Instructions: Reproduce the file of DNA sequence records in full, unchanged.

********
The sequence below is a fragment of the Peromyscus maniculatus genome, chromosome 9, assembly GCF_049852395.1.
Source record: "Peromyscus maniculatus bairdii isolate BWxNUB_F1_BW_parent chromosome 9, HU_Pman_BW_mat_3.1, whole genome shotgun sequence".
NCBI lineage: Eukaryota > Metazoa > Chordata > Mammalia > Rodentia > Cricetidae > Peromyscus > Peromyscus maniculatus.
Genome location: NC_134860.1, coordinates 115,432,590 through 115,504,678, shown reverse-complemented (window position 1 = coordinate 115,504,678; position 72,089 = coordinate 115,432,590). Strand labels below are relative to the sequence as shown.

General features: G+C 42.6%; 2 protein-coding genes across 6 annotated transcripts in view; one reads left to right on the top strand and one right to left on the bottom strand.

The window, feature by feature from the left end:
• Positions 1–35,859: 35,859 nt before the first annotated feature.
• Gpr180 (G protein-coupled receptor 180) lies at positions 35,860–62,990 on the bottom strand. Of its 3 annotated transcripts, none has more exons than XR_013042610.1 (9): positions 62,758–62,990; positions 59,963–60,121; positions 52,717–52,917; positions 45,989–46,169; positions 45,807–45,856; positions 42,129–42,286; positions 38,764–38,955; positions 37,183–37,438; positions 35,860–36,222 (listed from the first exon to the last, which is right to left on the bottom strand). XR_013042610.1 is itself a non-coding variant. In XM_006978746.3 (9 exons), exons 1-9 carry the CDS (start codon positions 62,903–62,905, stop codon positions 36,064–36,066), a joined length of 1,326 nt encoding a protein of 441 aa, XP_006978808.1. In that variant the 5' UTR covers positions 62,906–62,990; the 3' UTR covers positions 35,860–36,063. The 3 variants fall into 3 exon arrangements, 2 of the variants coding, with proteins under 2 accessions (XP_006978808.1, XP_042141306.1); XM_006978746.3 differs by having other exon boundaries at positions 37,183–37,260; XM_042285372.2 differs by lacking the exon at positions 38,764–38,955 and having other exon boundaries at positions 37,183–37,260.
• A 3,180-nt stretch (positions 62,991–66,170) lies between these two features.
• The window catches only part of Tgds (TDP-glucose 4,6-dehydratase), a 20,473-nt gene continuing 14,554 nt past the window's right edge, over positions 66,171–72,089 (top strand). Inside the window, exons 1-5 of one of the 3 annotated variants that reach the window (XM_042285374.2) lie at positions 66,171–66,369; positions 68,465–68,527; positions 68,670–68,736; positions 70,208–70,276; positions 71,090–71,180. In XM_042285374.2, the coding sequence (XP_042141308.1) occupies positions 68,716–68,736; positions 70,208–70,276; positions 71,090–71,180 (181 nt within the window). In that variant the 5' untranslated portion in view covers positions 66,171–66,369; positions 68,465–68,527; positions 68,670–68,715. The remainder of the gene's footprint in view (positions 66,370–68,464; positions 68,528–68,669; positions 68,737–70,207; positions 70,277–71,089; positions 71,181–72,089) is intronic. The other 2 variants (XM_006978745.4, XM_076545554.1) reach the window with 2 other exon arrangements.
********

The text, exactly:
The sequence below is a fragment of the Peromyscus maniculatus genome, chromosome 9, assembly GCF_049852395.1.
Source record: "Peromyscus maniculatus bairdii isolate BWxNUB_F1_BW_parent chromosome 9, HU_Pman_BW_mat_3.1, whole genome shotgun sequence".
NCBI lineage: Eukaryota > Metazoa > Chordata > Mammalia > Rodentia > Cricetidae > Peromyscus > Peromyscus maniculatus.
Genome location: NC_134860.1, coordinates 115,432,590 through 115,504,678, shown reverse-complemented (window position 1 = coordinate 115,504,678; position 72,089 = coordinate 115,432,590). Strand labels below are relative to the sequence as shown.

General features: G+C 42.6%; 2 protein-coding genes across 6 annotated transcripts in view; one reads left to right on the top strand and one right to left on the bottom strand.

The window, feature by feature from the left end:
• Positions 1–35,859: 35,859 nt before the first annotated feature.
• Gpr180 (G protein-coupled receptor 180) lies at positions 35,860–62,990 on the bottom strand. Of its 3 annotated transcripts, none has more exons than XR_013042610.1 (9): positions 62,758–62,990; positions 59,963–60,121; positions 52,717–52,917; positions 45,989–46,169; positions 45,807–45,856; positions 42,129–42,286; positions 38,764–38,955; positions 37,183–37,438; positions 35,860–36,222 (listed from the first exon to the last, which is right to left on the bottom strand). XR_013042610.1 is itself a non-coding variant. In XM_006978746.3 (9 exons), exons 1-9 carry the CDS (start codon positions 62,903–62,905, stop codon positions 36,064–36,066), a joined length of 1,326 nt encoding a protein of 441 aa, XP_006978808.1. In that variant the 5' UTR covers positions 62,906–62,990; the 3' UTR covers positions 35,860–36,063. The 3 variants fall into 3 exon arrangements, 2 of the variants coding, with proteins under 2 accessions (XP_006978808.1, XP_042141306.1); XM_006978746.3 differs by having other exon boundaries at positions 37,183–37,260; XM_042285372.2 differs by lacking the exon at positions 38,764–38,955 and having other exon boundaries at positions 37,183–37,260.
• A 3,180-nt stretch (positions 62,991–66,170) lies between these two features.
• The window catches only part of Tgds (TDP-glucose 4,6-dehydratase), a 20,473-nt gene continuing 14,554 nt past the window's right edge, over positions 66,171–72,089 (top strand). Inside the window, exons 1-5 of one of the 3 annotated variants that reach the window (XM_042285374.2) lie at positions 66,171–66,369; positions 68,465–68,527; positions 68,670–68,736; positions 70,208–70,276; positions 71,090–71,180. In XM_042285374.2, the coding sequence (XP_042141308.1) occupies positions 68,716–68,736; positions 70,208–70,276; positions 71,090–71,180 (181 nt within the window). In that variant the 5' untranslated portion in view covers positions 66,171–66,369; positions 68,465–68,527; positions 68,670–68,715. The remainder of the gene's footprint in view (positions 66,370–68,464; positions 68,528–68,669; positions 68,737–70,207; positions 70,277–71,089; positions 71,181–72,089) is intronic. The other 2 variants (XM_006978745.4, XM_076545554.1) reach the window with 2 other exon arrangements.